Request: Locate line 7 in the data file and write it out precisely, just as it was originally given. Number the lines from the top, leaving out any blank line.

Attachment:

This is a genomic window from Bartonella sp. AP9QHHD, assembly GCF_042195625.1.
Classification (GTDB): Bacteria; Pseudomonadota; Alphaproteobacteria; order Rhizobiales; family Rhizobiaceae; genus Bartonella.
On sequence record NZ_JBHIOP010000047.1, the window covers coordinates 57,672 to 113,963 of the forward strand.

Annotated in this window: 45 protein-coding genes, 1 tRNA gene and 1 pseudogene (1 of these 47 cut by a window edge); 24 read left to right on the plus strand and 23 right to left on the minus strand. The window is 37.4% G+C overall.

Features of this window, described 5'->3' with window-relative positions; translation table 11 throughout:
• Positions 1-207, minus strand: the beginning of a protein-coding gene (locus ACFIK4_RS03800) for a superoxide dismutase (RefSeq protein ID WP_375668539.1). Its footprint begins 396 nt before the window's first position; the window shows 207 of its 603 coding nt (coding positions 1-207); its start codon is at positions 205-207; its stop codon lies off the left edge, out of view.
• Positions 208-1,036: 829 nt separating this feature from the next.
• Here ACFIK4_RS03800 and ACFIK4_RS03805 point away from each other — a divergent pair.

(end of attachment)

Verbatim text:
• Positions 208-1,036: 829 nt separating this feature from the next.